It is then that he (and the reader) discovers that one of the consequences of the necessity for sameness has been the loss of color. The need to feed everyone has wiped away the seasons, and with it snow and sunshine. The need for appropriate families has wiped out love. Jonah finds that a full, rich life involves risk which can bring about pain. But are Jonah and the Giver, who has transferred all of these wonders to him, willing to take the ultimate risk to prove this to the rest of the community?
This is a fantastic book! Like the best fantasy, it takes a premise that is hard to argue with, the perfect world and twists and turns it until all its sides are exposed. We see that all of those things that we wish for have consequences and we must determine for ourselves whether we would be willing to accept them. The best (and worst) part of the book is the ambiguous ending. I WANT TO KNOW WHAT HAPPENED FOR SURE .
Cooper, Susan. King of
Days after arriving in
Ive always loved time travel novels and this is a great one. Everything is consistent (If Nat is actually in 1599, then who is the kid in the 1999 hospital bed? How come everyone in 1599 knows his name and no one suspects hes not from that period? It could be just a dream, but what about the paint he brought back to 1999?) and youre kept guessing until the last page. Along with the time travel aspect is an intense bit of realistic fiction regarding Nats father. Of course, having Will Shakespeare fulfill the role of surrogate father probably takes it out of the realistic genre . The use of lines from both Dream and The Tempest, as well as from the sonnets reminded me of the movie Shakespeare in Love, where a fantasy is made plausible using available evidence.
In his home village in
Though his uncle may be a visionary at home, he is nothing but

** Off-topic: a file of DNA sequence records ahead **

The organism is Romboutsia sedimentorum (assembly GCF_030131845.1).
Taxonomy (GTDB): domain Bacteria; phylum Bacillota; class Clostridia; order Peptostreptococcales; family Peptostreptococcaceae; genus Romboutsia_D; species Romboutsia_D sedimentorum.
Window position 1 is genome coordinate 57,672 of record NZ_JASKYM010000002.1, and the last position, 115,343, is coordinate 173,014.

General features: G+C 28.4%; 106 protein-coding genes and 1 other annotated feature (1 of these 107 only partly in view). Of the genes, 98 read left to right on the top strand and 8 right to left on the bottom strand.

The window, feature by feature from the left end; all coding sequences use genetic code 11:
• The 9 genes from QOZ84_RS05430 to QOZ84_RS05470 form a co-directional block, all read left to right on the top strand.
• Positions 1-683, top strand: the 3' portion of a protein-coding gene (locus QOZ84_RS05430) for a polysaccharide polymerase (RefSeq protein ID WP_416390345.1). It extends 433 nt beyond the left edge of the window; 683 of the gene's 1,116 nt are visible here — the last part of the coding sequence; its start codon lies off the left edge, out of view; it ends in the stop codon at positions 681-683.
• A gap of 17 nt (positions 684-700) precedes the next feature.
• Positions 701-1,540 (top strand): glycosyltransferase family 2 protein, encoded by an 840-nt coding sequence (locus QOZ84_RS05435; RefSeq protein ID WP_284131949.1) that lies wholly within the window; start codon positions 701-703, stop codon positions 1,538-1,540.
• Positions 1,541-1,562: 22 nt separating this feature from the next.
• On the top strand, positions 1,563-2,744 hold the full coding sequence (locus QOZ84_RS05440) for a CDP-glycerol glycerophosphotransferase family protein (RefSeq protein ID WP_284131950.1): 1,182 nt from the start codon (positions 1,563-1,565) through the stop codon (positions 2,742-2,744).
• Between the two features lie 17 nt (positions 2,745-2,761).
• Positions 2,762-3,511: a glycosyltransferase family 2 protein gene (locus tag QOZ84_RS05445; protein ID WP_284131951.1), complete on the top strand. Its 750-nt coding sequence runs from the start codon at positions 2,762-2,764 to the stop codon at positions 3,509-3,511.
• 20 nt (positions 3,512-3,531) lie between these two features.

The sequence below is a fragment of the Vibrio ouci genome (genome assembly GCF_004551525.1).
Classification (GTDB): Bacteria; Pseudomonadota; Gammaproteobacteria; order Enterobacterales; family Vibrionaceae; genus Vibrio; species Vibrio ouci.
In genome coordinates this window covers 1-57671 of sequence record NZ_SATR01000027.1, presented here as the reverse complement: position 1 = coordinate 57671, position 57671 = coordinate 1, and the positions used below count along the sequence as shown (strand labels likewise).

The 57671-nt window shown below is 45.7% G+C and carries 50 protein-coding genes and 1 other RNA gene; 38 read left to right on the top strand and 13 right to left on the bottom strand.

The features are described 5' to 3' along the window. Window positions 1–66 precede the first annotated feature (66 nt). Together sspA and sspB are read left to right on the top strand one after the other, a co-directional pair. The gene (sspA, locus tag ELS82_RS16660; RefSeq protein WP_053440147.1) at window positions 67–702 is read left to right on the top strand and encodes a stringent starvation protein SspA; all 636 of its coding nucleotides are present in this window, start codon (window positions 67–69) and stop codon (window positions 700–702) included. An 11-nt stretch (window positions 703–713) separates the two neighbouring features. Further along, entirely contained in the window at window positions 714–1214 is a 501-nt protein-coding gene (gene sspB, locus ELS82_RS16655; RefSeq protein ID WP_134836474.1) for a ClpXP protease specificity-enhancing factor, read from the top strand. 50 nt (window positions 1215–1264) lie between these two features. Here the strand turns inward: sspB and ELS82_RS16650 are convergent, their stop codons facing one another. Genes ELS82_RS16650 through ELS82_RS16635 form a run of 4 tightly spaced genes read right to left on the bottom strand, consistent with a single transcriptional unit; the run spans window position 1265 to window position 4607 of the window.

another John in
This book works on many levels. First and foremost, it is a classic coming-of-age tale about a boy who must deal with the realization that the adults in his life are only human. It is also a gripping adventure story about a boy who must battle not only those who despise him for what he was at home, but those he loves and himself in a hostile environment where the land itself seems to be trying to kill him. Finally, it is an accurate and involving history lesson on the lives of those who gave their lives, both figuratively and literally, to connect the country and were treated like dirt for their trouble.
History is more that just names and dates.
It is the lives of those who lived it, both great and small. Yeps
novel brings a period of American History that I, for one, knew
little about, to life. Through Otter, we learn not
only about our own history, but we see what was happening in
This has been one of my favorite magazines since I was in grade school. World features articles on the natural world and historical subjects as well as general non-fiction. In the November 2001 issue (I know, its out of date, but we had it at school and ) featured a cover article on wolves, information on the reopening of the Leaning Tower of Pisa and interviews with the stars of Harry Potter and the Sorcerers Stone. The articles are informative, well-written and interesting. They are filled with challenging vocabulary, but short enough that students wont get discouraged before the end. The illustrations are mainly live photographs, with color graphs used to illustrate certain points and puzzles.